Prashant Dayal, Ahmedabad: Ever since the state has been hit by an exodus of migrants, a few friends of mine inquired if there is any sort of politics involved behind all the happenings. I told them that this is not politics helmed by some party, but there is a larger picture one fails to see. There is no stuff in the talk that the anger against migrants across the state have stemmed from the crime committed by a migrant in some remote village in Sabarkantha. That incident was just a trigger which opened the floodgates of rage against the migrant community. The seed of this anti-migrant stance was sown long back. This rage that we see today is something that has been simmering over a long time, a fact that sociologists and leaders failed to get a grasp on.
Before 1960, Gujarat and Maharashtra were one state and later split into two. Thousands of Marathis preferred to stay back in Vadodara, while lakhs of Gujaratis chose Mumbai and several other cities of Maharashtra. Gujaratis didn’t wish to leave behind their businesses in Maharashtra. Gujaratis and Marathis would own shops next to each other in the same lane, but the business of Gujaratis always prospered, given business runs in their blood. This gave birth to the thoughts in Marathi people’s minds that Gujaratis are earning way more than them despite not belonging to Maharashtra.
The seeds of jealousy were sown in the minds of Marathis and as a result, the Shiv Sena played on the emotions of the Marathi people for their personal gains and campaigned to drive the Gujaratis out of Maharashtra. Similarly, the Maharashtra Navnirman Sena too played the same cards as Shiv Sena, claiming that the migrants from Uttar Pradesh and Bihar are stealing jobs deserved by the locals, the Marathi Manoos.
The anti-migrant wave raging in Gujarat draws similarities from the one that was raging in Mumbai until a few years ago. I live in Navrangpura, Ahmedabad. There is a long line of fruit juice vendors on the street outside my house, and most of them I believe are from Uttar Pradesh. These vendors, who set up their juice selling business about fifteen years ago, are normally addressed as Bhaiyyaji, a term that is supposed to be a respectable word to address someone, but it is not. As a matter of fact, this term is used in a derogatory manner against the migrant community from North India. These vendors had left their families and homes and arrived in this city many years ago, to do business. They lived in rented shanties, which they use only to retire for the night.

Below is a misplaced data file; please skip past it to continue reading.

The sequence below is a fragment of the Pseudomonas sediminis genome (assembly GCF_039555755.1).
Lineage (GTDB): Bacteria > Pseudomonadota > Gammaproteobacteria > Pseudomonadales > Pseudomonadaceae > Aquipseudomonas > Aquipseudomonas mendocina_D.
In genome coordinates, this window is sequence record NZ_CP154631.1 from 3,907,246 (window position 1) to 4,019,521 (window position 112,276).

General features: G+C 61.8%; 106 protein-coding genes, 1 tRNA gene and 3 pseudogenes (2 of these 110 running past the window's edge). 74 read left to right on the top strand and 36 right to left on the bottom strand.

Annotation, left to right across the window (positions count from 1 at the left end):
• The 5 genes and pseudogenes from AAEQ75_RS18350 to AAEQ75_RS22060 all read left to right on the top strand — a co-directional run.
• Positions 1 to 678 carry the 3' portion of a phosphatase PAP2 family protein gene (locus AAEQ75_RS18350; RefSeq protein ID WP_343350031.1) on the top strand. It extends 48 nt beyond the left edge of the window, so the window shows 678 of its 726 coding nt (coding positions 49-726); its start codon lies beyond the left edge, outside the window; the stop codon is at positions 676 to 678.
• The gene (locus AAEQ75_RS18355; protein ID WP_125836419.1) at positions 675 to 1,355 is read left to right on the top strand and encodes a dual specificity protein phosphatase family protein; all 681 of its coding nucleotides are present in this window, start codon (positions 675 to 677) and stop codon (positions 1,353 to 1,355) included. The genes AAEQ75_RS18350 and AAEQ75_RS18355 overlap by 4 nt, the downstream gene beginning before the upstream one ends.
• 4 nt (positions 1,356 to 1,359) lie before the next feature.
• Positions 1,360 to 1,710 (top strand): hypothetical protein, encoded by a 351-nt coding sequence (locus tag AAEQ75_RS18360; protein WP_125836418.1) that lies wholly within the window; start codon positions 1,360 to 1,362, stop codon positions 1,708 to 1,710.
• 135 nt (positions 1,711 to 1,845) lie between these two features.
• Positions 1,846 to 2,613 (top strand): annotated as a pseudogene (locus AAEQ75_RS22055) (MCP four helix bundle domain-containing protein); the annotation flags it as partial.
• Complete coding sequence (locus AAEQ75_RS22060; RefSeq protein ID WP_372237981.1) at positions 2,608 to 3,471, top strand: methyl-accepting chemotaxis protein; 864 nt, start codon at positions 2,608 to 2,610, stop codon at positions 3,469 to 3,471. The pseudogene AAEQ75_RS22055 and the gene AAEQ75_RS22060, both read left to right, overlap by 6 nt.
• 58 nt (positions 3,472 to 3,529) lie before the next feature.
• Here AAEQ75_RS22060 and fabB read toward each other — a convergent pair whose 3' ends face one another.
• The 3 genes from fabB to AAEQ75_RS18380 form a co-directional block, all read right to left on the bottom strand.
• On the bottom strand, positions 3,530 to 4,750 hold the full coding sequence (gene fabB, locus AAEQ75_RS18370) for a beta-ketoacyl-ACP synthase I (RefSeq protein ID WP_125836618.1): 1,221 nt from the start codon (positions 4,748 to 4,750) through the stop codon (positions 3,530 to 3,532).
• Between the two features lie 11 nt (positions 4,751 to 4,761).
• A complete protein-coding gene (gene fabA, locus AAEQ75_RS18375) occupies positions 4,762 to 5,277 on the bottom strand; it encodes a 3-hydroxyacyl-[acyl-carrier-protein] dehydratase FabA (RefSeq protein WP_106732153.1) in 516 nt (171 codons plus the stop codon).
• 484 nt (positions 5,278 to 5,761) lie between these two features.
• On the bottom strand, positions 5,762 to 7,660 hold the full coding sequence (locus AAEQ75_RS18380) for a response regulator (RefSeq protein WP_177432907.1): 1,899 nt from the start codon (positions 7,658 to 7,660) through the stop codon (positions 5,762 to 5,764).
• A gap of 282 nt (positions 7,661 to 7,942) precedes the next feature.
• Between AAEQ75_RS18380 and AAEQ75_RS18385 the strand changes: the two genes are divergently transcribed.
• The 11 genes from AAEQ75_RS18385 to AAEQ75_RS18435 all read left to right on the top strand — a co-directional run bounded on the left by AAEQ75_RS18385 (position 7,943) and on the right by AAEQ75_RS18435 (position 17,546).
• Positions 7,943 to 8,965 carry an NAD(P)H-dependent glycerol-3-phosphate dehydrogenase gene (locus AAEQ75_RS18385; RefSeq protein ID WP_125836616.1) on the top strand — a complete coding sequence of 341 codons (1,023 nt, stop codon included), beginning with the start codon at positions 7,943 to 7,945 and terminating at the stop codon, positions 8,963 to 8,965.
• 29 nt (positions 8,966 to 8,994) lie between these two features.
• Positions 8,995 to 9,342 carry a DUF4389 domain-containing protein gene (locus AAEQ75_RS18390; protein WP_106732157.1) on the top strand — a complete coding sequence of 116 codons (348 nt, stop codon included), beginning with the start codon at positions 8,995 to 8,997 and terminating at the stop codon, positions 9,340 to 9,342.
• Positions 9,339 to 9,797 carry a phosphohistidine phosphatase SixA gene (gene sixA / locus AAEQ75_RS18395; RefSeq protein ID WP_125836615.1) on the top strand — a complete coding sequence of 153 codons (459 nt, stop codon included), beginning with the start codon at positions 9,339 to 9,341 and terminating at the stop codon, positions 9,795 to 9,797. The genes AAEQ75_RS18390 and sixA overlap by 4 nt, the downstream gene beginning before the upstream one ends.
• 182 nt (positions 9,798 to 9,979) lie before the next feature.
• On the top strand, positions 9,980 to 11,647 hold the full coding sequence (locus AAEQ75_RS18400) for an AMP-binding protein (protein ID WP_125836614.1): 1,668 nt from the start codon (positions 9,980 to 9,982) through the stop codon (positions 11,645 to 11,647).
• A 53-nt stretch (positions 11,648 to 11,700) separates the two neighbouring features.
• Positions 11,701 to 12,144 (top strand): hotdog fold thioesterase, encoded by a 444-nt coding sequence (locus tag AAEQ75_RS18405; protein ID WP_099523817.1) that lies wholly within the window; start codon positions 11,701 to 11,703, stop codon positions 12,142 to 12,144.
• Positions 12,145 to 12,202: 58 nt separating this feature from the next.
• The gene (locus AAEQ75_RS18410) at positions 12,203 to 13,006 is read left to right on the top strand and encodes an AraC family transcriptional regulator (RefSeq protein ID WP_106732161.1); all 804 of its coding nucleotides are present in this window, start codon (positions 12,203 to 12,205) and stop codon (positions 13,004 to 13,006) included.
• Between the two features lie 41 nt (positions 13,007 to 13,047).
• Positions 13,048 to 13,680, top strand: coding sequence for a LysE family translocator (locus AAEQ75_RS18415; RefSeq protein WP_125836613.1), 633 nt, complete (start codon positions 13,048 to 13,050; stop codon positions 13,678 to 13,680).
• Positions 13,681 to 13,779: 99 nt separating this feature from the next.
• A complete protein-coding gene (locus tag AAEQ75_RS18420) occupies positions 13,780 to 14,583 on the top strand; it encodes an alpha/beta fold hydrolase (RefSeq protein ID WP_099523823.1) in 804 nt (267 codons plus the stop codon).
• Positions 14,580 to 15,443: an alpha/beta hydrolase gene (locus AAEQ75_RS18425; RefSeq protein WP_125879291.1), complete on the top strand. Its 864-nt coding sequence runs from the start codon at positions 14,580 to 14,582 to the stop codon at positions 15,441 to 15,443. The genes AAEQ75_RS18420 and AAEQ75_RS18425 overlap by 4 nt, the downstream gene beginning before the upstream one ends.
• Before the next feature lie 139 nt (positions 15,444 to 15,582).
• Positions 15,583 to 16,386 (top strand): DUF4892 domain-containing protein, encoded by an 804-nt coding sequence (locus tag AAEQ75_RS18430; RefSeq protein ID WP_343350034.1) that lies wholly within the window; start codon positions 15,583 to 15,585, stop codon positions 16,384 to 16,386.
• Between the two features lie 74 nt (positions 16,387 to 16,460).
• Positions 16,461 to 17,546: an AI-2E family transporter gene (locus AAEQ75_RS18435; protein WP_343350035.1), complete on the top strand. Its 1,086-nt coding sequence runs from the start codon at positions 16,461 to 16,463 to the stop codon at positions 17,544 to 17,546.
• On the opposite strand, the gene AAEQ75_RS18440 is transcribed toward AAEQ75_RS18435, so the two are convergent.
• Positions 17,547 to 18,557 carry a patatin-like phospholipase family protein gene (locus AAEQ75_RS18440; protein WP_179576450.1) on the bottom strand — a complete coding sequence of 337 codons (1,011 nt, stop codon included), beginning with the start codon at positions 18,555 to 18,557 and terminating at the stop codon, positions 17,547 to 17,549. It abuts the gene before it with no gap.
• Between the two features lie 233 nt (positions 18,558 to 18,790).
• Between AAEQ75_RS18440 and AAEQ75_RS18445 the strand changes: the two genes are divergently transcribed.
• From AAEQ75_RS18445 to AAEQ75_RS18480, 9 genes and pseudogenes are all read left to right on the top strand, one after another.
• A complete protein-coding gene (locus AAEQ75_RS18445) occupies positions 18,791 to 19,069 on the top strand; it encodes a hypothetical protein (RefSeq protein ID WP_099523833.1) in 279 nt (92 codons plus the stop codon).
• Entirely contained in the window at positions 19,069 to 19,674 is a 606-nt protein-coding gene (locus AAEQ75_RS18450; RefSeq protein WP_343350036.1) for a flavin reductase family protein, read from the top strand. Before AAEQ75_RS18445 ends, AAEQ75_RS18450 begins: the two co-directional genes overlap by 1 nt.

One such vendor, who worked hard from seven in the morning to 12 in the night, saw his business prosper and his financial condition improve. He has now bought a house of his own; he brought his family to live with him here, sent his children to study in the schools here and even bought a car. This prosperity of the migrant didn’t go down well with the Gujarati neighbor next door. The Gujarati neighbor began to wonder that this migrant, who came all the way from UP-Bihar has earned so much money, while I couldn’t. The neighbor doesn’t realize that he himself is responsible for his own plight. The Gujarati never worked as hard as the migrant person had to do because he already had a roof over his head and the surety of a square meal daily.
This Bhaiyyaji, when he came to Gujarat, he used to live with ten other fellow migrants in a shanty. He would send back maximum possible money home after taking care of his bare minimum expenditure here. For this migrant, hard work had no options and used to work eighteen hours a day because every day was about survival. Those working in the factories of Gujarat, were the favorites of their Gujarati bosses, because the migrant worker works hard, while the Gujarati worker in the same factory would try to dictate rules and regulations to and work limited hours. So, the sentiment harbored by the Marathis in Mumbai that these Bhaiyyajis are taking away their jobs could be seen in Gujaratis too now. Many of these migrants in the state are the second or third generation of their families.
The places where the anti-migrant wave is rampant are the villages and rural belts of Gujarat. Where the local youth, who whiled the time away at pan-shops and sold their father’s land instead of working in them, are now up in arms against the migrant families that have prospered amongst them with their sheer hard work. These unemployed youth took it as an insult that an outsider is earning way more money than him, a local. Just like the Shiv Sena and the MNS took to streets, driving away the Bhaiyyajis from their state, self-proclaimed community leader with a narrow mindset, Alpesh Thakor and other political leaders accused the outsiders of hampering the growth of the locals and decided to throw them out of the state.
The fire of jealousy was already burning; all the leaders had to do was blow air to it.